Looking to residents to help identify affordable housing solutions
Name: Julia Martin
Title: Assistant to the City Manager
City: Charlotte, N.C.
Several months ago, Julia Martin set out leading a cross-departmental team in Charlotte to create more affordable housing options for working people with modest incomes. But instead of jumping head-first into solutions they think might work, the team is taking a human-centered design approach.
It started with dozens of interviews with residents, developers, landlords, and others, to understand the challenges from their perspectives. Then they assembled their insights and brought in more residents and landlords to help zero in on possible solutions.
This more open-ended process pointed them toward an often overlooked but potentially fruitful corner of the housing market — single-family rental homes — and new incentives that might encourage landlords to rent them at rates that are affordable for people making $30,000-$60,000 a year.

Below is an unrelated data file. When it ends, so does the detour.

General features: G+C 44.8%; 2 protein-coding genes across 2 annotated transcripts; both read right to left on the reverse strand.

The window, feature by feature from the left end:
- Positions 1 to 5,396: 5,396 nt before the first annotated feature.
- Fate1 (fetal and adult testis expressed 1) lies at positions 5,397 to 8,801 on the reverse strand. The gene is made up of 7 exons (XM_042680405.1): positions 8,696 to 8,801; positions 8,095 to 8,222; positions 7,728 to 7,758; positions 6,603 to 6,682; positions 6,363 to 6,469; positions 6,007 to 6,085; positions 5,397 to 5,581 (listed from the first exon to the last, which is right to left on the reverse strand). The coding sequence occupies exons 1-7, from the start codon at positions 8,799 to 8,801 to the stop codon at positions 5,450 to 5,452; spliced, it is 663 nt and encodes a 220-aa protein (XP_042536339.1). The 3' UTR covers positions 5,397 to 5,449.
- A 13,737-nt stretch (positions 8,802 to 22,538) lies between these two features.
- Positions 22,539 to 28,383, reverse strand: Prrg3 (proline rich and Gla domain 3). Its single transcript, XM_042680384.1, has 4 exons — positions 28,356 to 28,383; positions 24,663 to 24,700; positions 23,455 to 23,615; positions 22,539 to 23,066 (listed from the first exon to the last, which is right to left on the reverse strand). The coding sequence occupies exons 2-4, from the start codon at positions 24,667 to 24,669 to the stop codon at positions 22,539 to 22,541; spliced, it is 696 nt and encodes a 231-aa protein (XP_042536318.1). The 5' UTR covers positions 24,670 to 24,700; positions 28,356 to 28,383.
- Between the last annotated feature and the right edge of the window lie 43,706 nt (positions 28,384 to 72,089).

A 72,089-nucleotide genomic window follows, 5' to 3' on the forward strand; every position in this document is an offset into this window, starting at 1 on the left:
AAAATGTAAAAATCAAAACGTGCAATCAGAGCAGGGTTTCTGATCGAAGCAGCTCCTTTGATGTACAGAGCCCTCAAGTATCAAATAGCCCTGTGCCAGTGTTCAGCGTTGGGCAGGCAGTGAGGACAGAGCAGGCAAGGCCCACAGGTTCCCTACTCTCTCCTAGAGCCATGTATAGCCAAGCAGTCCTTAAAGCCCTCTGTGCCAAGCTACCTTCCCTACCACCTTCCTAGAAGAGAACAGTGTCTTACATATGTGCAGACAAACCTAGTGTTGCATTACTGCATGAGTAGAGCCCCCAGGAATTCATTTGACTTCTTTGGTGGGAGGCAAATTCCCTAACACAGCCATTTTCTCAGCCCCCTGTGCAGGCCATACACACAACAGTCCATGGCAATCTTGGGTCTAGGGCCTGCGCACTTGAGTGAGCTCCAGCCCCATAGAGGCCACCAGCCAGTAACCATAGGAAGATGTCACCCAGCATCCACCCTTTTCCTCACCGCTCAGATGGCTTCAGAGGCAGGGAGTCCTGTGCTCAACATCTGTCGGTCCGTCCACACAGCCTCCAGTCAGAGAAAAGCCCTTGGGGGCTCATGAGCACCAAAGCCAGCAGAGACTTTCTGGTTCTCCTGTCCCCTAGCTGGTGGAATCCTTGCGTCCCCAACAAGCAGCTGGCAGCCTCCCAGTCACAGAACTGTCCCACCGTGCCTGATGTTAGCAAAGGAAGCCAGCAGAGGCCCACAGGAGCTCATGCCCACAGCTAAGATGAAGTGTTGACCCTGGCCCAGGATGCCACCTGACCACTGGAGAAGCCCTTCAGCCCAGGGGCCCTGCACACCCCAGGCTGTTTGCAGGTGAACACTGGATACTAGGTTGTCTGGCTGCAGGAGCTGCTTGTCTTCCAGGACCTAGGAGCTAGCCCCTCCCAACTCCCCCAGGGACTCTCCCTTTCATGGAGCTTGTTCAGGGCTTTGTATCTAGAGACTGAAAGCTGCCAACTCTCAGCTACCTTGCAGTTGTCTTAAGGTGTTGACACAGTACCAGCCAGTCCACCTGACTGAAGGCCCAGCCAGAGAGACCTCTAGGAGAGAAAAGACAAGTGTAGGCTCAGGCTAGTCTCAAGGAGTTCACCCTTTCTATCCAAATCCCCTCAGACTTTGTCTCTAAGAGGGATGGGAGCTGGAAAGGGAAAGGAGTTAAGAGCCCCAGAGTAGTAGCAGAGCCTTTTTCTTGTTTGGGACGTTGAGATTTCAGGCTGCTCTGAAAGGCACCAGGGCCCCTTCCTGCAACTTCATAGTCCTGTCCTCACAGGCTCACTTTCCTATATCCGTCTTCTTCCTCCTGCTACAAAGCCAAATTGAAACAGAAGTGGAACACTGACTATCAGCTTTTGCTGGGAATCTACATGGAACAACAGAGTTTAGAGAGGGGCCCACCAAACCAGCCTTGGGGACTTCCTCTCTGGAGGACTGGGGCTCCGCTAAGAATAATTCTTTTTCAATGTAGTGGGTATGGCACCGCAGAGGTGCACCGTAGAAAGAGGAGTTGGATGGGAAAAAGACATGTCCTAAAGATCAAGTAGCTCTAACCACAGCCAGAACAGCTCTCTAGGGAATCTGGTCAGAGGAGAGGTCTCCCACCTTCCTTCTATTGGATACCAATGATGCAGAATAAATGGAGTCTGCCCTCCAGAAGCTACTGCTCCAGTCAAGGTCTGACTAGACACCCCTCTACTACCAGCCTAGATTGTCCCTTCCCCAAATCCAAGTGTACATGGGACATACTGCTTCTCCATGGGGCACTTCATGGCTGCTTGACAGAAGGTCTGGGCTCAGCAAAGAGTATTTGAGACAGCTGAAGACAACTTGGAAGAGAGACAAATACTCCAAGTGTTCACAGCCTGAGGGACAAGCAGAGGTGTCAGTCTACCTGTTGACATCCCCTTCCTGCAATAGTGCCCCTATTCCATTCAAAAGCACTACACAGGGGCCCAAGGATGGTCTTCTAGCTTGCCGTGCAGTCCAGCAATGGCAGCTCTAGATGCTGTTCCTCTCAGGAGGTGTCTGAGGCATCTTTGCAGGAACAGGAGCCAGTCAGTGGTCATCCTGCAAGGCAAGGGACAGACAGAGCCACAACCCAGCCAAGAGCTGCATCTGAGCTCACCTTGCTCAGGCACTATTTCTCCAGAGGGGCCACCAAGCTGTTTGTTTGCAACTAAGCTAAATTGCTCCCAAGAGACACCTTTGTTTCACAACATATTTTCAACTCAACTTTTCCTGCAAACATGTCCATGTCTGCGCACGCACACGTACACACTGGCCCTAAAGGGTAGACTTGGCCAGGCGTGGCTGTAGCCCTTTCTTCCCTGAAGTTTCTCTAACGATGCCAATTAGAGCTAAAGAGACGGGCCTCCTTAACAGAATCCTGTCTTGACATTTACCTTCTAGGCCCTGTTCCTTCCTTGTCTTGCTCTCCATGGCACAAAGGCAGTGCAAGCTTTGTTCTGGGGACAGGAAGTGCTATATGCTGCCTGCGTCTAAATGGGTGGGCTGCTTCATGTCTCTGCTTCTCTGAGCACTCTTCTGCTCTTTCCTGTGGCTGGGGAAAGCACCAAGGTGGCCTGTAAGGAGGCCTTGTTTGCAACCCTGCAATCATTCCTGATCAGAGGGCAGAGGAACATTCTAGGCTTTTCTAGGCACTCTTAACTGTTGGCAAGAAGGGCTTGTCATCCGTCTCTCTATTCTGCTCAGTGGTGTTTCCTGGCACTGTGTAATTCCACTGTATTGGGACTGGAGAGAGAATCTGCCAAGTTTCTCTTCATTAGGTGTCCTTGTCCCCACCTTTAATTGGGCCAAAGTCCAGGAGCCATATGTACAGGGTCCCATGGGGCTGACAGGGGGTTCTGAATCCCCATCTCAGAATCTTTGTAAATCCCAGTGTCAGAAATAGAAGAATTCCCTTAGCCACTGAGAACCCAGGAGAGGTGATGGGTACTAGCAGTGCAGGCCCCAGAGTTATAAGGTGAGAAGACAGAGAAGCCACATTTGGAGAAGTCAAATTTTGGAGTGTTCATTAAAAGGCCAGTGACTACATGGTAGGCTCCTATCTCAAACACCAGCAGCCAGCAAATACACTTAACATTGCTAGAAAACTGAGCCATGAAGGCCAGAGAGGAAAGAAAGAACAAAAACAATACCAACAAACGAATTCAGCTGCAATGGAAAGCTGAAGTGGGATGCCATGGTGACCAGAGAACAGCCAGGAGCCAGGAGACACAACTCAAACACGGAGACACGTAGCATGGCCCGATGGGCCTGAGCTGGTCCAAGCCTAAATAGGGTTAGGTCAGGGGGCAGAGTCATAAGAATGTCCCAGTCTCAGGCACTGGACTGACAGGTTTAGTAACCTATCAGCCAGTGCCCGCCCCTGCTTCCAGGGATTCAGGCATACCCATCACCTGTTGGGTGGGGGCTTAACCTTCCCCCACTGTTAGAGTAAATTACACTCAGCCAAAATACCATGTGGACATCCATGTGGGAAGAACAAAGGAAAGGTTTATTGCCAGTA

“Single-family houses are a huge part of our rental stock, and they’re spread throughout the city,” Martin said, noting that most local housing assistance in Charlotte is aimed at the multi-family market.
The Charlotte team is now preparing to prototype two ideas. The first would offer single-family landlords cash incentives to rent to tenants in the target income range. The other would offer them financial aid for home repairs. Both ideas still need work, but Martin expects testing them out with landlords and residents will give the team valuable feedback — and quickly.
The human-centered design process “helps you get to the right question faster,” she said. “Hopefully, we can get the best information possible on what incentives work for landlords, and make it as easy as possible for them to sign up.”
“If you don’t talk with the people you’re designing solutions for, you’ll never meet their needs.”